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A court in the United Kingdom has made legal history by ruling that air pollution is one of the causes of death of 9 year old Ella Kissi-Debrah, who lived near a busy road in London with her mother. Ella has become the first person in the UK – and potentially the world – for whom air pollution is listed as a cause of death.

The ruling confirms the need for legislation and proper implementation: it was illegal levels of air pollution listed amongst failures to reduce levels of NO2 which possibly contributed to her death. NO2 is linked to a large extent to transport pollution, with diesel cars are mostly to blame.  Apart from  acute respiratory failure and  severe asthma, air pollution exposure is now listed on Ella’s death certificate as an official cause of death.

The health costs of  air pollution are clear and Ella’s case illustrates what these numbers  actually mean for ordinary people. Rosamund Kissi-Debrah, who fought bravely for justice for her daughter  is also a WHO clean air advocate standing up for other children in Europe to breathe clean air.  The court’s verdict  is a strong reminder for mayors and national governments that transport-related air pollution costs lives and they need to act .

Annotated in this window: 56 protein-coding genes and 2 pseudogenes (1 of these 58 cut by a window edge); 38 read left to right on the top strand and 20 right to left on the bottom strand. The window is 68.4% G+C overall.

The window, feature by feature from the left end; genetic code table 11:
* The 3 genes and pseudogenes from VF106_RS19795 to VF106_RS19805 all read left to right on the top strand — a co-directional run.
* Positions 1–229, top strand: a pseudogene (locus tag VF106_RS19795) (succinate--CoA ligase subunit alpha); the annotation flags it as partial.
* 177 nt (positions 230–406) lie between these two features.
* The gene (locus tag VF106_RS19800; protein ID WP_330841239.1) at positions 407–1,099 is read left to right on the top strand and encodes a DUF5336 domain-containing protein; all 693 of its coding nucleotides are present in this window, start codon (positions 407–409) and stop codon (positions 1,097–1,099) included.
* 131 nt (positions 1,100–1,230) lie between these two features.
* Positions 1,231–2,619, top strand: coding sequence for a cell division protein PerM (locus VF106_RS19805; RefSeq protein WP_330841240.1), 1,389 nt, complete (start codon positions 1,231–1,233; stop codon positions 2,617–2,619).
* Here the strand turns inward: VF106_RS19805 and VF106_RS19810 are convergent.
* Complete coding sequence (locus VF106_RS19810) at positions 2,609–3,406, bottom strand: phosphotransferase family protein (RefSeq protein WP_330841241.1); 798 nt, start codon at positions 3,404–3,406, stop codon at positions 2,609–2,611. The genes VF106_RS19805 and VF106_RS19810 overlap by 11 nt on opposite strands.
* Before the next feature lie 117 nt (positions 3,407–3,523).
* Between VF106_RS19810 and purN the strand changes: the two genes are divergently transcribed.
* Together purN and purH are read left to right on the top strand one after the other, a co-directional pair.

Sascha Marschang, Acting Secretary General said “Science already demonstrated that air pollution is linked to chronic diseases and affects the most vulnerable the hardest. No more children should die early because of illegal vehicle emissions This is potentially the most important consequence of today’s ruling:  applying rules and keeping pollution levels low is a matter of life or death. We now need strong action from politicians to ensure there are no more preventable deaths from transport pollution in Europe”

Photo of Ella Kissi-Debra courtesy of the Ella Roberta Family Foundation